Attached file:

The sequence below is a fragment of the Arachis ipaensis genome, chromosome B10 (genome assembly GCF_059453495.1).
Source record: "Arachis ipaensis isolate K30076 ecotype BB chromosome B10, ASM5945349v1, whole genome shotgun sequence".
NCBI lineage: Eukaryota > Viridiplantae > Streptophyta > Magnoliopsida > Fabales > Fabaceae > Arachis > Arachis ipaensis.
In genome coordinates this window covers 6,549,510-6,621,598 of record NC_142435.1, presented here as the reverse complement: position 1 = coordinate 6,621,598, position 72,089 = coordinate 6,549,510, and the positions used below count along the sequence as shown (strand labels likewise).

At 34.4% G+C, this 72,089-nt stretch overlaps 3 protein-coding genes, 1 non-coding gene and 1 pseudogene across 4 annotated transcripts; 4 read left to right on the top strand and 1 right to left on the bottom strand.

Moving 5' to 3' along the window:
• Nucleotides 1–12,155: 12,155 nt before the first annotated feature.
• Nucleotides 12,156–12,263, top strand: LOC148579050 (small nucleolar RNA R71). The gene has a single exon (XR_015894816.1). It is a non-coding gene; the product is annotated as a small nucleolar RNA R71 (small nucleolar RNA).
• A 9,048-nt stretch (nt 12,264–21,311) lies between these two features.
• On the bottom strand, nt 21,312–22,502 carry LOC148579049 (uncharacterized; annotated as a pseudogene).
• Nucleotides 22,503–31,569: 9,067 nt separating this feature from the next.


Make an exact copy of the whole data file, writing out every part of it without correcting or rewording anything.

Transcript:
The sequence below is a fragment of the Arachis ipaensis genome, chromosome B10 (genome assembly GCF_059453495.1).
Source record: "Arachis ipaensis isolate K30076 ecotype BB chromosome B10, ASM5945349v1, whole genome shotgun sequence".
NCBI lineage: Eukaryota > Viridiplantae > Streptophyta > Magnoliopsida > Fabales > Fabaceae > Arachis > Arachis ipaensis.
In genome coordinates this window covers 6,549,510-6,621,598 of record NC_142435.1, presented here as the reverse complement: position 1 = coordinate 6,621,598, position 72,089 = coordinate 6,549,510, and the positions used below count along the sequence as shown (strand labels likewise).

At 34.4% G+C, this 72,089-nt stretch overlaps 3 protein-coding genes, 1 non-coding gene and 1 pseudogene across 4 annotated transcripts; 4 read left to right on the top strand and 1 right to left on the bottom strand.

Moving 5' to 3' along the window:
• Nucleotides 1–12,155: 12,155 nt before the first annotated feature.
• Nucleotides 12,156–12,263, top strand: LOC148579050 (small nucleolar RNA R71). The gene has a single exon (XR_015894816.1). It is a non-coding gene; the product is annotated as a small nucleolar RNA R71 (small nucleolar RNA).
• A 9,048-nt stretch (nt 12,264–21,311) lies between these two features.
• On the bottom strand, nt 21,312–22,502 carry LOC148579049 (uncharacterized; annotated as a pseudogene).
• Nucleotides 22,503–31,569: 9,067 nt separating this feature from the next.